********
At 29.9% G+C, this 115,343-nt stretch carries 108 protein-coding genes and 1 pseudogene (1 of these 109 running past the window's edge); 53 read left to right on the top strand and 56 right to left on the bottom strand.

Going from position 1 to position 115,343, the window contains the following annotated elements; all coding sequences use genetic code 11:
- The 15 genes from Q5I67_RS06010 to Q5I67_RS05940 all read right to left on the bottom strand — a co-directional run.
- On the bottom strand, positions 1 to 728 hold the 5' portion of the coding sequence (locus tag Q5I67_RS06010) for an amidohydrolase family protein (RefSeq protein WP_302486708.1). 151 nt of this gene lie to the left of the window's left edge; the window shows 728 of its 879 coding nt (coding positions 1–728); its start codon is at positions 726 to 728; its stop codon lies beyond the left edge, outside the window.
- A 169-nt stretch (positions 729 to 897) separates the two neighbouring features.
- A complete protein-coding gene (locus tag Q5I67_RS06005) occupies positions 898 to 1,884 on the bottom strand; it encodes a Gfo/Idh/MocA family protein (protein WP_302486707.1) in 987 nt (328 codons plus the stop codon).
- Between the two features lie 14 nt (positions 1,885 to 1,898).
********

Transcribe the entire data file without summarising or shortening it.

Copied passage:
At 29.9% G+C, this 115,343-nt stretch carries 108 protein-coding genes and 1 pseudogene (1 of these 109 running past the window's edge); 53 read left to right on the top strand and 56 right to left on the bottom strand.

Going from position 1 to position 115,343, the window contains the following annotated elements; all coding sequences use genetic code 11:
- The 15 genes from Q5I67_RS06010 to Q5I67_RS05940 all read right to left on the bottom strand — a co-directional run.
- On the bottom strand, positions 1 to 728 hold the 5' portion of the coding sequence (locus tag Q5I67_RS06010) for an amidohydrolase family protein (RefSeq protein WP_302486708.1). 151 nt of this gene lie to the left of the window's left edge; the window shows 728 of its 879 coding nt (coding positions 1–728); its start codon is at positions 726 to 728; its stop codon lies beyond the left edge, outside the window.
- A 169-nt stretch (positions 729 to 897) separates the two neighbouring features.
- A complete protein-coding gene (locus tag Q5I67_RS06005) occupies positions 898 to 1,884 on the bottom strand; it encodes a Gfo/Idh/MocA family protein (protein WP_302486707.1) in 987 nt (328 codons plus the stop codon).
- Between the two features lie 14 nt (positions 1,885 to 1,898).